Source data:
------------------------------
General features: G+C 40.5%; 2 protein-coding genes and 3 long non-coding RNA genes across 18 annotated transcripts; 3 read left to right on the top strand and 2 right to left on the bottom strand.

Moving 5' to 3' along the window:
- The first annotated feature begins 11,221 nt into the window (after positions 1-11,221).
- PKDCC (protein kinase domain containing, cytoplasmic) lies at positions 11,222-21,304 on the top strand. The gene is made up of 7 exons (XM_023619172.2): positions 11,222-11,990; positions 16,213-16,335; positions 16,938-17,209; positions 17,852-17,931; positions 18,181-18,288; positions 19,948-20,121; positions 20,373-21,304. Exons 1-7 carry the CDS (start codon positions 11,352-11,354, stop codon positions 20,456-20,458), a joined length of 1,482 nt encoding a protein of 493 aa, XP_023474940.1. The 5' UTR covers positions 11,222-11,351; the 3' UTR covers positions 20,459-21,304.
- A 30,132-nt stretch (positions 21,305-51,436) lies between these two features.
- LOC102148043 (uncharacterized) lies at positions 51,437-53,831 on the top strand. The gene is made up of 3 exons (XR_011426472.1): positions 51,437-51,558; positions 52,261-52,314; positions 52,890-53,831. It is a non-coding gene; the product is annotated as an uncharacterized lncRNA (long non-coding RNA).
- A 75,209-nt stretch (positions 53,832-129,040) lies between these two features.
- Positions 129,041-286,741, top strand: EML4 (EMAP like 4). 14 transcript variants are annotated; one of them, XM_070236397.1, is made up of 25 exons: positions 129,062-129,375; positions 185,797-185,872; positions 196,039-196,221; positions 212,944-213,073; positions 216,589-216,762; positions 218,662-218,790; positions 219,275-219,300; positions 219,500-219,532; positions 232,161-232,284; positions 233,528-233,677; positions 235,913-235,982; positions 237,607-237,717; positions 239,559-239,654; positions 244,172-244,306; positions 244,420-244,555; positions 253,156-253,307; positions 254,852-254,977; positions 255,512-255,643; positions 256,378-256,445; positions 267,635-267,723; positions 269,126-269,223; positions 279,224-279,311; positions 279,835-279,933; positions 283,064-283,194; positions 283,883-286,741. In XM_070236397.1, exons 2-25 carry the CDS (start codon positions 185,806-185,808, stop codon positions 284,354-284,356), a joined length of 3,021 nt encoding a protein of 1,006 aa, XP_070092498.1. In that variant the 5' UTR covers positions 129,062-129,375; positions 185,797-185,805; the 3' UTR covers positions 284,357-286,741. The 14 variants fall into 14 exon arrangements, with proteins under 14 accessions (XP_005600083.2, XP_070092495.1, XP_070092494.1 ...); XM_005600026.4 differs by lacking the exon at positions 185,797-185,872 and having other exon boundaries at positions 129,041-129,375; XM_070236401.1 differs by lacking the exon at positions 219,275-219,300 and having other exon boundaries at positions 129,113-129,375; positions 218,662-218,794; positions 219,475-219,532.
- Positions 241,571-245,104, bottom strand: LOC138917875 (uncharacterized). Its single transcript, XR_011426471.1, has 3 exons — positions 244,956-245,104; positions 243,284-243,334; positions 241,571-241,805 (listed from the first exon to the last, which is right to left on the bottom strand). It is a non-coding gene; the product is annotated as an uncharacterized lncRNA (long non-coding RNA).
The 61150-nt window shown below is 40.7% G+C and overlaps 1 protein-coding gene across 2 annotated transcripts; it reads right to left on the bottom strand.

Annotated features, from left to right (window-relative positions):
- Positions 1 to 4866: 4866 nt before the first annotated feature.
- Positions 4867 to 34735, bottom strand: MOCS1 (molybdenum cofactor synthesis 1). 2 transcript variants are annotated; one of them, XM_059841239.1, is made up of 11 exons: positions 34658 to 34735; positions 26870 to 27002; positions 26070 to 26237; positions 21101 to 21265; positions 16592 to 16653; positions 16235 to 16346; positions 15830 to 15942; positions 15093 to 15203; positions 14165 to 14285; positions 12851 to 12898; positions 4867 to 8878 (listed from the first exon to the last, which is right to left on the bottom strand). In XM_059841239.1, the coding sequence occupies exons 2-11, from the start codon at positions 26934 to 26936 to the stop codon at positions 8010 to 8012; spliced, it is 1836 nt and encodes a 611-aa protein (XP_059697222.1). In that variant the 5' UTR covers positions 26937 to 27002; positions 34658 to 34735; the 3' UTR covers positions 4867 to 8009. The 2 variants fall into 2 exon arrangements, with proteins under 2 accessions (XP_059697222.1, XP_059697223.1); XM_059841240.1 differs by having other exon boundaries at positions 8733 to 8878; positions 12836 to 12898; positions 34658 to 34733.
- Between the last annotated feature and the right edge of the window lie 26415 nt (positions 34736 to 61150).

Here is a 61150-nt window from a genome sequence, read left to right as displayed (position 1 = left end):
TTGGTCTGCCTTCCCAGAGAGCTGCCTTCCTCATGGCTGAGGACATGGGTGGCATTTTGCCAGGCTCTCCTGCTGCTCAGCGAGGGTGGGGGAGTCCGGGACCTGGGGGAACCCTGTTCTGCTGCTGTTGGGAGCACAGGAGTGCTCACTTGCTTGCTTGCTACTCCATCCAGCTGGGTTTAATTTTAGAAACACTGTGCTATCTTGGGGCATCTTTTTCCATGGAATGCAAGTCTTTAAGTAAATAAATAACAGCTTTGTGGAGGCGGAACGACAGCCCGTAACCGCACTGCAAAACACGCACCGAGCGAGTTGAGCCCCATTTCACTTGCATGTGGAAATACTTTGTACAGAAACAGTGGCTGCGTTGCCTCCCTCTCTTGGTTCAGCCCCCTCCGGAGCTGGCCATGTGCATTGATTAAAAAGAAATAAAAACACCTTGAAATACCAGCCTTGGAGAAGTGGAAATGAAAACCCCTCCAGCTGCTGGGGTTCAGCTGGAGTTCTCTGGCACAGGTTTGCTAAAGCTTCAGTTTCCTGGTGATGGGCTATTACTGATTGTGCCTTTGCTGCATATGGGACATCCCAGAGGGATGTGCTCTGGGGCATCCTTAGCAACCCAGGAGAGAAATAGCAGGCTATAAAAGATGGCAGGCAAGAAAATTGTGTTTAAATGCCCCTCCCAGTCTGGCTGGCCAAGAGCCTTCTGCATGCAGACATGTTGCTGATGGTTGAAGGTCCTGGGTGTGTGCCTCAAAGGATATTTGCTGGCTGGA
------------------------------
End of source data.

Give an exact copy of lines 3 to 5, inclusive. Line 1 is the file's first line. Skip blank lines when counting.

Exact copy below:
- The first annotated feature begins 11,221 nt into the window (after positions 1-11,221).
- PKDCC (protein kinase domain containing, cytoplasmic) lies at positions 11,222-21,304 on the top strand. The gene is made up of 7 exons (XM_023619172.2): positions 11,222-11,990; positions 16,213-16,335; positions 16,938-17,209; positions 17,852-17,931; positions 18,181-18,288; positions 19,948-20,121; positions 20,373-21,304. Exons 1-7 carry the CDS (start codon positions 11,352-11,354, stop codon positions 20,456-20,458), a joined length of 1,482 nt encoding a protein of 493 aa, XP_023474940.1. The 5' UTR covers positions 11,222-11,351; the 3' UTR covers positions 20,459-21,304.
- A 30,132-nt stretch (positions 21,305-51,436) lies between these two features.